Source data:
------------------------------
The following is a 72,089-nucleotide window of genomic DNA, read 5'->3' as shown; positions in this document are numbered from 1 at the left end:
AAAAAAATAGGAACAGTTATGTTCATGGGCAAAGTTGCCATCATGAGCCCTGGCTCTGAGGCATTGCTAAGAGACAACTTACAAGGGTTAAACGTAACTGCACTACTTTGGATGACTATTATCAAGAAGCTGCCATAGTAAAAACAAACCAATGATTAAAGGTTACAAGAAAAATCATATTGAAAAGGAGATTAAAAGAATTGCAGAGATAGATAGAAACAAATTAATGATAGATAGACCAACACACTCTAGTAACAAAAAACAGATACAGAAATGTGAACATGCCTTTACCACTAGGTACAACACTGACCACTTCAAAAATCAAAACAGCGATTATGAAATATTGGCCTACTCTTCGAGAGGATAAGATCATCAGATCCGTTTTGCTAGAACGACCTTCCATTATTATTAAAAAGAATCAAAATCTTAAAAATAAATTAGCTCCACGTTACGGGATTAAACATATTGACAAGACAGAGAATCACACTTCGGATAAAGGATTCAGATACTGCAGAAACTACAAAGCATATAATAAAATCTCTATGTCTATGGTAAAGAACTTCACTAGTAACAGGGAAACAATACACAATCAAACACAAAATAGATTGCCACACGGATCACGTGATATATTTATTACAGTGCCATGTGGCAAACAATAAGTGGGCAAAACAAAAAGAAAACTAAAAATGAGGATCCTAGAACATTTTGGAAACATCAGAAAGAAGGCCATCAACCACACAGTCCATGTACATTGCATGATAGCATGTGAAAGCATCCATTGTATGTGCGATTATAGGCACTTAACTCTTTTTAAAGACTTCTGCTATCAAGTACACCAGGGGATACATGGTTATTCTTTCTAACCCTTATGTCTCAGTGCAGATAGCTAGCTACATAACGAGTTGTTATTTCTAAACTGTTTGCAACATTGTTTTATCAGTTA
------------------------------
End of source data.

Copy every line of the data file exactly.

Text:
The following is a 72,089-nucleotide window of genomic DNA, read 5'->3' as shown; positions in this document are numbered from 1 at the left end:
AAAAAAATAGGAACAGTTATGTTCATGGGCAAAGTTGCCATCATGAGCCCTGGCTCTGAGGCATTGCTAAGAGACAACTTACAAGGGTTAAACGTAACTGCACTACTTTGGATGACTATTATCAAGAAGCTGCCATAGTAAAAACAAACCAATGATTAAAGGTTACAAGAAAAATCATATTGAAAAGGAGATTAAAAGAATTGCAGAGATAGATAGAAACAAATTAATGATAGATAGACCAACACACTCTAGTAACAAAAAACAGATACAGAAATGTGAACATGCCTTTACCACTAGGTACAACACTGACCACTTCAAAAATCAAAACAGCGATTATGAAATATTGGCCTACTCTTCGAGAGGATAAGATCATCAGATCCGTTTTGCTAGAACGACCTTCCATTATTATTAAAAAGAATCAAAATCTTAAAAATAAATTAGCTCCACGTTACGGGATTAAACATATTGACAAGACAGAGAATCACACTTCGGATAAAGGATTCAGATACTGCAGAAACTACAAAGCATATAATAAAATCTCTATGTCTATGGTAAAGAACTTCACTAGTAACAGGGAAACAATACACAATCAAACACAAAATAGATTGCCACACGGATCACGTGATATATTTATTACAGTGCCATGTGGCAAACAATAAGTGGGCAAAACAAAAAGAAAACTAAAAATGAGGATCCTAGAACATTTTGGAAACATCAGAAAGAAGGCCATCAACCACACAGTCCATGTACATTGCATGATAGCATGTGAAAGCATCCATTGTATGTGCGATTATAGGCACTTAACTCTTTTTAAAGACTTCTGCTATCAAGTACACCAGGGGATACATGGTTATTCTTTCTAACCCTTATGTCTCAGTGCAGATAGCTAGCTACATAACGAGTTGTTATTTCTAAACTGTTTGCAACATTGTTTTATCAGTTA